For many people, storytelling is part of recovery. Here is one reflection from a member of the Luther Seminary staff.
I began my journey in recovery on January 26, 2003, after spending Christmastime wondering how I managed to get yet another DUI (2nd in less than 18 month), and trying to humble myself enough to ask for help. Luckily, one of the gifts I received during this time was the gift of desperation. I called my cousin who had over twenty-five years in recovery at that time and he helped me get into out-patient treatment. This treatment center happened to be only a few blocks away from where I was living, which was yet another gift because I could not drive at all for 3 months. It was by God’s grace and love that I was able to navigate the world of recovery and meet the many angels that helped me through this time.
One of the milestone moments in this journey was having to spend Holy Week in jail as part of my sentence. I had around 2 months of AA under my belt, I had a sponsor and was working the steps, but the one idea that really helped me through this novel experience was thinking about Jesus and what he had to endure during his Holy Week. I reminded myself of what Jesus went through that week knowing what was to come at the end. And if Jesus could do that, I could get through this week in jail. As it turned out, I was released early and was out for Holy Saturday and Easter Sunday masses.
I will never forget my experience in jail. The banging of the doors (I think they do that on purpose), the plastic mattress and pillow, the cart that goes by at certain times where you can get a real toothbrush (and if you miss the time the cart goes around, you’re out of luck). Oh, and the one spork that you have to use the entire time you’re in. I went in thinking I was going to bring my Big Book of Alcoholics Anonymous and really teach the other women how to beat addiction! Those women did not need my help. I needed theirs. They gave me some of what they had gotten off the cart and became my friends.
Since January 2003, I have gone through all the steps of AA. These steps and meetings saved my life. I truly believe that. Among the steps I use every day is number 11. Sought through prayer and meditation to improve our conscious contact with God as we understood Him, praying only for knowledge of His will for us and the power to carry that out. I work to have a relationship with God. I have had to relearn a few things from my early upbringing in the Roman Catholic Church. I recently was introduced to Ignatian Spirituality and the Spiritual Exercises. These exercises are a comprehensive work through prayer and meditation for a closer communion with God. I highly recommend these exercises.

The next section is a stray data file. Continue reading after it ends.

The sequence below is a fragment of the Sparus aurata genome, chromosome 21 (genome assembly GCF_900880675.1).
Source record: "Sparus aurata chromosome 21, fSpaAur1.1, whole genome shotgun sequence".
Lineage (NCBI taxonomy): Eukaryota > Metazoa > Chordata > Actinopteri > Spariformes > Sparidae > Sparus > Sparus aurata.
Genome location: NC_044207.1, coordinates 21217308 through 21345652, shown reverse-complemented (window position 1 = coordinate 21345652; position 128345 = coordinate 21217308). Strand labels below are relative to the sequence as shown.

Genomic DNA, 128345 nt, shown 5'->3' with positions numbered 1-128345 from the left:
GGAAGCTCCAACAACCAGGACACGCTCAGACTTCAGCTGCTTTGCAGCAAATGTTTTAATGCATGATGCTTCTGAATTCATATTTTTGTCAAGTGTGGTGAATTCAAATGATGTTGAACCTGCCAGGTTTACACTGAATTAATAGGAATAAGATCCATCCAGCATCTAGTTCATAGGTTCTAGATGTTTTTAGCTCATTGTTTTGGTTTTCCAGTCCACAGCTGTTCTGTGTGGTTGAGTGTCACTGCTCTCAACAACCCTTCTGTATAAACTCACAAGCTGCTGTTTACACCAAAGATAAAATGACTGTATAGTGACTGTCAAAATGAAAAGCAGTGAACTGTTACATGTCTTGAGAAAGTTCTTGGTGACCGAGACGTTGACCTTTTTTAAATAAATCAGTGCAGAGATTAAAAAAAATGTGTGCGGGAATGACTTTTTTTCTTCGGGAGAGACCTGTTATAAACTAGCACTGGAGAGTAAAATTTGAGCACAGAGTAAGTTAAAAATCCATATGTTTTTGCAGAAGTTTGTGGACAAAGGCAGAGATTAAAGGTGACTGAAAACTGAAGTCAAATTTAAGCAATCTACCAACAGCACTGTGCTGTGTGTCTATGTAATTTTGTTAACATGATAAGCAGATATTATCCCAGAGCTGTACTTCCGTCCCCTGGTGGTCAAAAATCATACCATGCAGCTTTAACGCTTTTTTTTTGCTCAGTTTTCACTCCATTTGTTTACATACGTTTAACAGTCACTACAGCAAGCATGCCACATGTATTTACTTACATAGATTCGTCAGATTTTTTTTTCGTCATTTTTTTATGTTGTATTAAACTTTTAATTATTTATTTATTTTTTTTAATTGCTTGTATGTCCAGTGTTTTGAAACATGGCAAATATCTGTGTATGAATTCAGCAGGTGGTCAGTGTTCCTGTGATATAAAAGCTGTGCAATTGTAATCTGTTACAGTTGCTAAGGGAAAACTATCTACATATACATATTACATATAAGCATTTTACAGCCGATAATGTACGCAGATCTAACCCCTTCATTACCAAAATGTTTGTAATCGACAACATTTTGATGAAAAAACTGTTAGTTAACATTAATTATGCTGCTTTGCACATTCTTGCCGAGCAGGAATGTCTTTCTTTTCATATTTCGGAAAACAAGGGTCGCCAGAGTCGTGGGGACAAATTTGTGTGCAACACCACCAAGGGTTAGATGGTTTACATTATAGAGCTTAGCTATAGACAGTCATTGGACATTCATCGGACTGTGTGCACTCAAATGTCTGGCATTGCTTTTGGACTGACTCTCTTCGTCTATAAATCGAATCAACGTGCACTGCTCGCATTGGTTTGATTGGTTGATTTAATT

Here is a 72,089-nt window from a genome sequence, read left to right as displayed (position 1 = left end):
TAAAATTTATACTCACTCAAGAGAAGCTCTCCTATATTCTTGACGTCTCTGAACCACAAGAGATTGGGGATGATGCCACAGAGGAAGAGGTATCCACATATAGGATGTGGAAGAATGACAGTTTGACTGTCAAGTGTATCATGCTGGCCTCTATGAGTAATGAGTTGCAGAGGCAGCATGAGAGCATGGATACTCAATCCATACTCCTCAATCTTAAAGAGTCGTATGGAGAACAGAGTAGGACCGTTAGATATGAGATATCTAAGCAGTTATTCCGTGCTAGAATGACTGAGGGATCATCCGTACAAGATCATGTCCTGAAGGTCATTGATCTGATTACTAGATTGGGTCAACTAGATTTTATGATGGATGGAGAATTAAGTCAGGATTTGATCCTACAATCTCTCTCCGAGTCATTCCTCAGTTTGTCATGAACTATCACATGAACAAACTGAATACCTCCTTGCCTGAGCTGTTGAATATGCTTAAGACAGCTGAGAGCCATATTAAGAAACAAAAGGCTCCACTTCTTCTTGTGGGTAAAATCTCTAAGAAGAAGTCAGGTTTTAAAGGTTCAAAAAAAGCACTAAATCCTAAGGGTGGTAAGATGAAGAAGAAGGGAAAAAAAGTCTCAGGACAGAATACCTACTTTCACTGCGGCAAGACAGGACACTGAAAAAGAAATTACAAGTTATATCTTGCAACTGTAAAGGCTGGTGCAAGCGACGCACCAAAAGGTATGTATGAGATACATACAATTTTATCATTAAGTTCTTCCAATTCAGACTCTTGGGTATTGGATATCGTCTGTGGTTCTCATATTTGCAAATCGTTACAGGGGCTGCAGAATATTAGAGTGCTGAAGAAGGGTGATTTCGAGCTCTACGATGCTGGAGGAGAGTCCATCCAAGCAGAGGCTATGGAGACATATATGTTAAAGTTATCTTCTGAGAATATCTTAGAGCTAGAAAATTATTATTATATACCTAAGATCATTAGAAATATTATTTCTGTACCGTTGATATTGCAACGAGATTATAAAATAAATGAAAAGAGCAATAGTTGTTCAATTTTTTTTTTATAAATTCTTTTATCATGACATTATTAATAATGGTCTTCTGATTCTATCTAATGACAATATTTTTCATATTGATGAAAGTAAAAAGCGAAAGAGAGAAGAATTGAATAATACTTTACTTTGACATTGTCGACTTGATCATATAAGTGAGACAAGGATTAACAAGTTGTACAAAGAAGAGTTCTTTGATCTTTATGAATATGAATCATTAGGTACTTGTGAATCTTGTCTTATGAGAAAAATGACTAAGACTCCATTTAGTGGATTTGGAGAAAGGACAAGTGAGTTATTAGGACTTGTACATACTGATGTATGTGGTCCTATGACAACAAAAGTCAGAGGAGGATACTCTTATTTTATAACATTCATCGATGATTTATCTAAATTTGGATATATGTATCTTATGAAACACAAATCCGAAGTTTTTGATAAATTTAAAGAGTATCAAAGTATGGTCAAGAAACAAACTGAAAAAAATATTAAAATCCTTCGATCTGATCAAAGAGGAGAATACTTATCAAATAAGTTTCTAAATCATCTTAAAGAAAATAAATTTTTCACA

At 19 years of sobriety, I not only have no desire to drink, I no longer have any desire to return to the person I was when I was drinking. That was not my authentic self. When I think about that person, I shudder. She was filled with self-hatred, had not an ounce of self-esteem and could justify any type of offensive behavior. I put myself into such dangerous circumstances, but I didn’t care enough about myself to make better decisions.
I’ve come to realize that even though I hated myself, there was one who could and would never hate me because I am His child. God was waiting to help me when I could not do life anymore. All I had to do was ask for help, which was the hardest thing I have ever done. I was desperate enough to turn to God and that is why desperation is a gift. Mercy and grace are real. I believed that I was not worthy of God’s love. God knows better, He always knew me, for “His eye is on the sparrow and I know He watches me”.
It has helped me to have a song in my head and heart to remind me of that:
Why should I feel discouraged, why should the shadows come,
Why should my heart be lonely, and long for heav’n and home,
When Jesus is my portion? My constant Friend is He:
His eye is on the sparrow, and I know He watches me;
His eye is on the sparrow, and I know He watches me. (lyrics by Civilla D. Martin)
I always felt like everyone knew how to do life and I didn’t. Have you ever felt like there was a rulebook out there on “How to Live Life”, and you never got your copy?
Action step: Try having a discussion in your faith community about “imposter syndrome” and you’ll build community while experiencing grace, because you are certainly not the only one!
I felt for a long time like I didn’t deserve God’s mercy and grace. With a closer communion with God, as I understand God, I found out that He was always there watching and waiting for me. I just had to get out of my own way and see Him.
Reflect: Is there something in the way that is preventing you from living fully in the grace of God’s love? Journal about it, or discuss it with another person of faith. Spiritual directors are also an excellent resource.
God is there, waiting for you.
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